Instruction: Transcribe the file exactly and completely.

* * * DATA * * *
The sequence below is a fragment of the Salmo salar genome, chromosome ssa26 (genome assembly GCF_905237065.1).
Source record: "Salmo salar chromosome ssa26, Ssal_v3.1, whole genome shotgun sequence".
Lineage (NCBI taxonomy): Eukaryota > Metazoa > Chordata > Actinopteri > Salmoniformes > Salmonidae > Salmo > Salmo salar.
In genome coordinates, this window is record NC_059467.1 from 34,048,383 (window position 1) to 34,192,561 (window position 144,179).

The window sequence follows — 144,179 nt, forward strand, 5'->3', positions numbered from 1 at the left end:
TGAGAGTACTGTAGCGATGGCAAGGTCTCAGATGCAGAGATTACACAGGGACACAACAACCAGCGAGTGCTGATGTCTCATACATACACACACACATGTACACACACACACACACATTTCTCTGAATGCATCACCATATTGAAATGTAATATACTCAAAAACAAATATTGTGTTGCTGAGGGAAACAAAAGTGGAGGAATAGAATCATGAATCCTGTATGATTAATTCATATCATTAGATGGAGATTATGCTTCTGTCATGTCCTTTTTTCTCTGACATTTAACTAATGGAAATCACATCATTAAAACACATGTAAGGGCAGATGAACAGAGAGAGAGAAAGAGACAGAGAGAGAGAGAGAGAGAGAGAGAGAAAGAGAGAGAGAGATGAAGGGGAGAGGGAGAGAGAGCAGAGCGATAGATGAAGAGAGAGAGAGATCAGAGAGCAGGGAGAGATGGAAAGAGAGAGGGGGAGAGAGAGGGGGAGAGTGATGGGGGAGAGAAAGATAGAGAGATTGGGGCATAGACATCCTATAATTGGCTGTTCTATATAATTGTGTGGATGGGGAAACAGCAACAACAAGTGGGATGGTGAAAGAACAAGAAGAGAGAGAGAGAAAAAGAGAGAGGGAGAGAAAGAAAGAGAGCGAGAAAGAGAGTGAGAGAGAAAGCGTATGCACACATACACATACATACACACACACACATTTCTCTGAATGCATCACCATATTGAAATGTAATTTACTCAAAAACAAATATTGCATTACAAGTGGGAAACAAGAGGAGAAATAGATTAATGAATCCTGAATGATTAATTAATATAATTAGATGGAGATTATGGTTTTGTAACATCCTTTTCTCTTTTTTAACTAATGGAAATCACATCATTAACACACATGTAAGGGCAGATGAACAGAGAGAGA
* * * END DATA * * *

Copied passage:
The sequence below is a fragment of the Salmo salar genome, chromosome ssa26 (genome assembly GCF_905237065.1).
Source record: "Salmo salar chromosome ssa26, Ssal_v3.1, whole genome shotgun sequence".
Lineage (NCBI taxonomy): Eukaryota > Metazoa > Chordata > Actinopteri > Salmoniformes > Salmonidae > Salmo > Salmo salar.
In genome coordinates, this window is record NC_059467.1 from 34,048,383 (window position 1) to 34,192,561 (window position 144,179).

The window sequence follows — 144,179 nt, forward strand, 5'->3', positions numbered from 1 at the left end:
TGAGAGTACTGTAGCGATGGCAAGGTCTCAGATGCAGAGATTACACAGGGACACAACAACCAGCGAGTGCTGATGTCTCATACATACACACACACATGTACACACACACACACACATTTCTCTGAATGCATCACCATATTGAAATGTAATATACTCAAAAACAAATATTGTGTTGCTGAGGGAAACAAAAGTGGAGGAATAGAATCATGAATCCTGTATGATTAATTCATATCATTAGATGGAGATTATGCTTCTGTCATGTCCTTTTTTCTCTGACATTTAACTAATGGAAATCACATCATTAAAACACATGTAAGGGCAGATGAACAGAGAGAGAGAAAGAGACAGAGAGAGAGAGAGAGAGAGAGAGAGAAAGAGAGAGAGAGATGAAGGGGAGAGGGAGAGAGAGCAGAGCGATAGATGAAGAGAGAGAGAGATCAGAGAGCAGGGAGAGATGGAAAGAGAGAGGGGGAGAGAGAGGGGGAGAGTGATGGGGGAGAGAAAGATAGAGAGATTGGGGCATAGACATCCTATAATTGGCTGTTCTATATAATTGTGTGGATGGGGAAACAGCAACAACAAGTGGGATGGTGAAAGAACAAGAAGAGAGAGAGAGAAAAAGAGAGAGGGAGAGAAAGAAAGAGAGCGAGAAAGAGAGTGAGAGAGAAAGCGTATGCACACATACACATACATACACACACACACATTTCTCTGAATGCATCACCATATTGAAATGTAATTTACTCAAAAACAAATATTGCATTACAAGTGGGAAACAAGAGGAGAAATAGATTAATGAATCCTGAATGATTAATTAATATAATTAGATGGAGATTATGGTTTTGTAACATCCTTTTCTCTTTTTTAACTAATGGAAATCACATCATTAACACACATGTAAGGGCAGATGAACAGAGAGAGA